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Catalog Data

Earthenware with burnished surface
H x W x D (overall): 18 x 21 x 17 cm (7 1/16 x 8 1/4 x 6 11/16 in)
Ayutthaya, Central Thailand
20th century
Bangkok period
Probably from 1971 to 2005
Sarah M. and Konrad Bekker, purchased in Ayutthaya, probably in 1971 [1]
From 2005
Arthur M. Sackler Gallery, given by Sarah M. Bekker, Arlington, VA, in 2005
[1] The donor, Dr. Sarah Bekker, is a respected scholar of Southeast Asian art. With her husband, Konrad Bekker, an Economics Officer with the U.S. Department of State, she lived in India, Burma, and Thailand, where the Bekkers pursued a shared deep interest in the arts. The objects in their gift were acquired in Thailand between 1964 and 1971; this object was purchased in Ayutthaya, probably in 1971, shortly before their return to the United States. In 1964 Dr. Bekker received her Ph.D. in Social Psychology from George Washington University, on a topic relating to Burmese concepts of duty, obligation, and "face." She has lectured and written widely, especially on Burma, and for several years she led study tours to Mainland Southeast Asia for the Smithsonian Associates. The Bekkers' collection of Burmese art forms the core of the Burmese art collection at the Center for Burma Studies, Northern Illinois University, and other gifts reside in the art museum at Denison University and the Asian Art Museum of San Francisco (see Louise A. Cort, Acquisition Consideration form justification, April 21, 2005).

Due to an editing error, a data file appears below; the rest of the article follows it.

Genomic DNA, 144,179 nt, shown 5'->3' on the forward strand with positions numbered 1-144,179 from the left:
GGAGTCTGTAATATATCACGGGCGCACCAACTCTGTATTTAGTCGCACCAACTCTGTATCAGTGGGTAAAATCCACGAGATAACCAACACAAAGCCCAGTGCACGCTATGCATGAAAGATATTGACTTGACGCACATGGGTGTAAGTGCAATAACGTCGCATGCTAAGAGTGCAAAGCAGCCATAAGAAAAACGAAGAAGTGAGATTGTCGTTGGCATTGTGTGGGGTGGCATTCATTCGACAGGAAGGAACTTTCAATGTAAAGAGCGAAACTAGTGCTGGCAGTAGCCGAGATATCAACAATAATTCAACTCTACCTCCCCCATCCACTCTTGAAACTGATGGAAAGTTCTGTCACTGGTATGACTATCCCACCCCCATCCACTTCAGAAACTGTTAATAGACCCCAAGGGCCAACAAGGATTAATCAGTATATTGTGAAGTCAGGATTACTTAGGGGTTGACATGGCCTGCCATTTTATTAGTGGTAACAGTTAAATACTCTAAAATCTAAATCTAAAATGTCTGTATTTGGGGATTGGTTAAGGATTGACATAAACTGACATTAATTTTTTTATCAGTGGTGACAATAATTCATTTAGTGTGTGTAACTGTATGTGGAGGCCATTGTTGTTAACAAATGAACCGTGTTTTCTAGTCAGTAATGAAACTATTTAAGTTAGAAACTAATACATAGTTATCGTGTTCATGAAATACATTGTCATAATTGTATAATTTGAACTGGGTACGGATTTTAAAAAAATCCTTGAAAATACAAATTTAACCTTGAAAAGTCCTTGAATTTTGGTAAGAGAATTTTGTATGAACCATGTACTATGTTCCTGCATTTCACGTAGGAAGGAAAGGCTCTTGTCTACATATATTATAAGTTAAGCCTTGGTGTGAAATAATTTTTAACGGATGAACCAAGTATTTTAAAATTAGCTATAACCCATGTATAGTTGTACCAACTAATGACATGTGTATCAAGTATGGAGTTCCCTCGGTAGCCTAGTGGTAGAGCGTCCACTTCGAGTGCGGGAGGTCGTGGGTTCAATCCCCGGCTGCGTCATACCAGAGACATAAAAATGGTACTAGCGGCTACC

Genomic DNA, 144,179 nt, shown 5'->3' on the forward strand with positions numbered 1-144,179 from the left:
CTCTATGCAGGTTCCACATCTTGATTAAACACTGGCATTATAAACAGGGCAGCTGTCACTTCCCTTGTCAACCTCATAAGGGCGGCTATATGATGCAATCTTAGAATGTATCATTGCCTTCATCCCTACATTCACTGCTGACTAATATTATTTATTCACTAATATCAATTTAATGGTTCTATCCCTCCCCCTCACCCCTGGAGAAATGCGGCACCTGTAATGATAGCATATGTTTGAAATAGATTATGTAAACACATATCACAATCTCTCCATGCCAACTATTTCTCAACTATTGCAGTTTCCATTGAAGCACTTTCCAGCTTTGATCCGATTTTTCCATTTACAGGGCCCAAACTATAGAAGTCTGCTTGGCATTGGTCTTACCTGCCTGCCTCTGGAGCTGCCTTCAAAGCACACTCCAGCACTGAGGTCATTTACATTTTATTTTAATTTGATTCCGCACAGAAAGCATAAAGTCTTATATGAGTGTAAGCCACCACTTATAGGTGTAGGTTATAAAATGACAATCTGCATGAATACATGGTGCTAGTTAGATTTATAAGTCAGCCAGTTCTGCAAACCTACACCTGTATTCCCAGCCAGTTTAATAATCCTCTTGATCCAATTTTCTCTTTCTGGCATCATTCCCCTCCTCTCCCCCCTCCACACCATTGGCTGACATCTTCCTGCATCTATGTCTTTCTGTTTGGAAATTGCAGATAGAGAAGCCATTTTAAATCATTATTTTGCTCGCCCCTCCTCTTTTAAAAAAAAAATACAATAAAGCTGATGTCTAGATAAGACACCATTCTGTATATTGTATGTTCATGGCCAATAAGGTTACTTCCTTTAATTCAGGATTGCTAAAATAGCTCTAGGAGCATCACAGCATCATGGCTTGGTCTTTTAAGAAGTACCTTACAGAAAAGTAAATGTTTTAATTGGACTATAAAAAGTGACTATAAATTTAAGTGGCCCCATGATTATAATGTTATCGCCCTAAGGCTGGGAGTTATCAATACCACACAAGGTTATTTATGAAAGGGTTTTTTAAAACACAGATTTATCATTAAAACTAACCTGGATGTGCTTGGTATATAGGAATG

National Museum of Asian Art Collection
Previous custodian or owner:
Sarah M. Bekker (1923-2013)
Konrad Bekker (1911-1981)
Thailand  Search this
earthenware  Search this
unglazed  Search this
Southeast Asian Art  Search this
Bangkok period (1782 - 1932 )  Search this
Credit Line:
Gift of Sarah M. Bekker
Accession Number:
Restrictions & Rights:
Usage conditions apply
Related Online Resources:
Ceramics in Mainland Southeast Asia
Google Cultural Institute
See more items in:
Freer Gallery of Art and Arthur M. Sackler Gallery Collection
Data Source:
Freer Gallery of Art and Arthur M. Sackler Gallery